Keomany Leuangthi, of the Southeast Asian nation of Laos, works with Asian Arks, a nonprofit in Asia dedicated to conservation, doing species identification and as a field technician.
“In the field team, I so far have set up camera traps and collected data, and also participate in a law enforcement group as a ranger in the protected area in Laos,” Keomany said.
“My interest in nature conservation started when I was a child living in a small village in the Annamite mountain,” said Keomany. “Much of our food came from wild collection in the forest and here was also my first knowledge of birds, moths and butterflies, and how humans, animals and plants live together.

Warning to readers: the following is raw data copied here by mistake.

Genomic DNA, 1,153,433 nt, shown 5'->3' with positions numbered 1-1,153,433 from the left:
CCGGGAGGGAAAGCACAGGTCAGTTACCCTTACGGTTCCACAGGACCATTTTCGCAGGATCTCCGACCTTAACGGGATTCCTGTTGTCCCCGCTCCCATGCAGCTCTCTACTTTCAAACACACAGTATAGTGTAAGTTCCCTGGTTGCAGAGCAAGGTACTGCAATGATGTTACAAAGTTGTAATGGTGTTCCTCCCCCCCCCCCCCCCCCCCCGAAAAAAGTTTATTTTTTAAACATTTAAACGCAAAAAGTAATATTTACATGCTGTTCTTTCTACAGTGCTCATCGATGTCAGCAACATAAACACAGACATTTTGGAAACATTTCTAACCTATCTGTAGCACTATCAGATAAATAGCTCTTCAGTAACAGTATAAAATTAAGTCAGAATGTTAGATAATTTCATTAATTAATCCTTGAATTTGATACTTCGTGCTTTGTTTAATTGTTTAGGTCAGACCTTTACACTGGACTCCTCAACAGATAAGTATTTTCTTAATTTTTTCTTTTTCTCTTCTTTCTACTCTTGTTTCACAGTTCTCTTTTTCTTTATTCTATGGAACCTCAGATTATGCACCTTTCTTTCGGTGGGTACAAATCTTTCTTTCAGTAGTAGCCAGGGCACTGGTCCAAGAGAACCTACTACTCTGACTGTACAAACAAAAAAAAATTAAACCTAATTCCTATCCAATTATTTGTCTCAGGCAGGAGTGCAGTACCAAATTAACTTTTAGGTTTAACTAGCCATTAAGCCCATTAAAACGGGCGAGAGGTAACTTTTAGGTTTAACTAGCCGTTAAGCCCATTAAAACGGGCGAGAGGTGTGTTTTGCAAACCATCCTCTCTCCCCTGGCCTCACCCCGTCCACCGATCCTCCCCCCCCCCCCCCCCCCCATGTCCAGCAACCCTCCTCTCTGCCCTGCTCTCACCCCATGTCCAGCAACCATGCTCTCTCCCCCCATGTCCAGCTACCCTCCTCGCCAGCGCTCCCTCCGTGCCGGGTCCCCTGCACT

“Later in high school we also learned how these relationships can be disturbed by over exploitation and human greed, resulting in global warming and destruction of biodiversity.
“Living in an area outside Vientiane in a savanna-like biotope, where a small village is converted to a garden city-like construction by building houses on previous paddies, I now can follow how biodiversity changes.
“Since 2015, I have participated in the Natural Laos group where I can learn more from other naturalists about nature such as plants, animals, and insects,” said Keomany. “I am pleased to participate in National Moth Week as country coordinator to advertise to the people how important beautiful moths are to our ecological system.”